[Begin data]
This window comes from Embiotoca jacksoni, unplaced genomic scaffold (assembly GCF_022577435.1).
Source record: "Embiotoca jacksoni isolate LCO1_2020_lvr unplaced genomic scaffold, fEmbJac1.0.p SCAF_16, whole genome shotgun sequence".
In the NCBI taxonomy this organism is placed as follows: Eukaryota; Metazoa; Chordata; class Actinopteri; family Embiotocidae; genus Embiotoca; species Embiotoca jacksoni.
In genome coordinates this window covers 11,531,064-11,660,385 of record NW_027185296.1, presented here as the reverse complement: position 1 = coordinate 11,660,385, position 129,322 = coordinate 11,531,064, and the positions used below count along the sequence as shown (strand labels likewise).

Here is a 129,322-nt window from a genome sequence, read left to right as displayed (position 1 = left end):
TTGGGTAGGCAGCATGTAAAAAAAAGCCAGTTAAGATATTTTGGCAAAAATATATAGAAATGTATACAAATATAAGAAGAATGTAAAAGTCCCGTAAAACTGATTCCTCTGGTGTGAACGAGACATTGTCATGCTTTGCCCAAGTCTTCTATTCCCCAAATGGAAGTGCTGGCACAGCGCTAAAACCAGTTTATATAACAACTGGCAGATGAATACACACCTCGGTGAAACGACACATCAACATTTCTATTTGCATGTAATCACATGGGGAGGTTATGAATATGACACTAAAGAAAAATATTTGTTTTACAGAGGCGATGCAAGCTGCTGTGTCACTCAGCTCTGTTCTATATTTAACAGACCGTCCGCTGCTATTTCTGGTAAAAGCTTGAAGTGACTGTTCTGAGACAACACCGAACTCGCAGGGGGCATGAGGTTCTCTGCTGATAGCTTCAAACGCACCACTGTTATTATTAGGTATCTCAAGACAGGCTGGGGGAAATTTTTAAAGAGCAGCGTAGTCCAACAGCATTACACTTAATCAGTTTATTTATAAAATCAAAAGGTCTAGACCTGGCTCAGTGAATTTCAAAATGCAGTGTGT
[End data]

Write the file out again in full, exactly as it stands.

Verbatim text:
This window comes from Embiotoca jacksoni, unplaced genomic scaffold (assembly GCF_022577435.1).
Source record: "Embiotoca jacksoni isolate LCO1_2020_lvr unplaced genomic scaffold, fEmbJac1.0.p SCAF_16, whole genome shotgun sequence".
In the NCBI taxonomy this organism is placed as follows: Eukaryota; Metazoa; Chordata; class Actinopteri; family Embiotocidae; genus Embiotoca; species Embiotoca jacksoni.
In genome coordinates this window covers 11,531,064-11,660,385 of record NW_027185296.1, presented here as the reverse complement: position 1 = coordinate 11,660,385, position 129,322 = coordinate 11,531,064, and the positions used below count along the sequence as shown (strand labels likewise).

Here is a 129,322-nt window from a genome sequence, read left to right as displayed (position 1 = left end):
TTGGGTAGGCAGCATGTAAAAAAAAGCCAGTTAAGATATTTTGGCAAAAATATATAGAAATGTATACAAATATAAGAAGAATGTAAAAGTCCCGTAAAACTGATTCCTCTGGTGTGAACGAGACATTGTCATGCTTTGCCCAAGTCTTCTATTCCCCAAATGGAAGTGCTGGCACAGCGCTAAAACCAGTTTATATAACAACTGGCAGATGAATACACACCTCGGTGAAACGACACATCAACATTTCTATTTGCATGTAATCACATGGGGAGGTTATGAATATGACACTAAAGAAAAATATTTGTTTTACAGAGGCGATGCAAGCTGCTGTGTCACTCAGCTCTGTTCTATATTTAACAGACCGTCCGCTGCTATTTCTGGTAAAAGCTTGAAGTGACTGTTCTGAGACAACACCGAACTCGCAGGGGGCATGAGGTTCTCTGCTGATAGCTTCAAACGCACCACTGTTATTATTAGGTATCTCAAGACAGGCTGGGGGAAATTTTTAAAGAGCAGCGTAGTCCAACAGCATTACACTTAATCAGTTTATTTATAAAATCAAAAGGTCTAGACCTGGCTCAGTGAATTTCAAAATGCAGTGTGT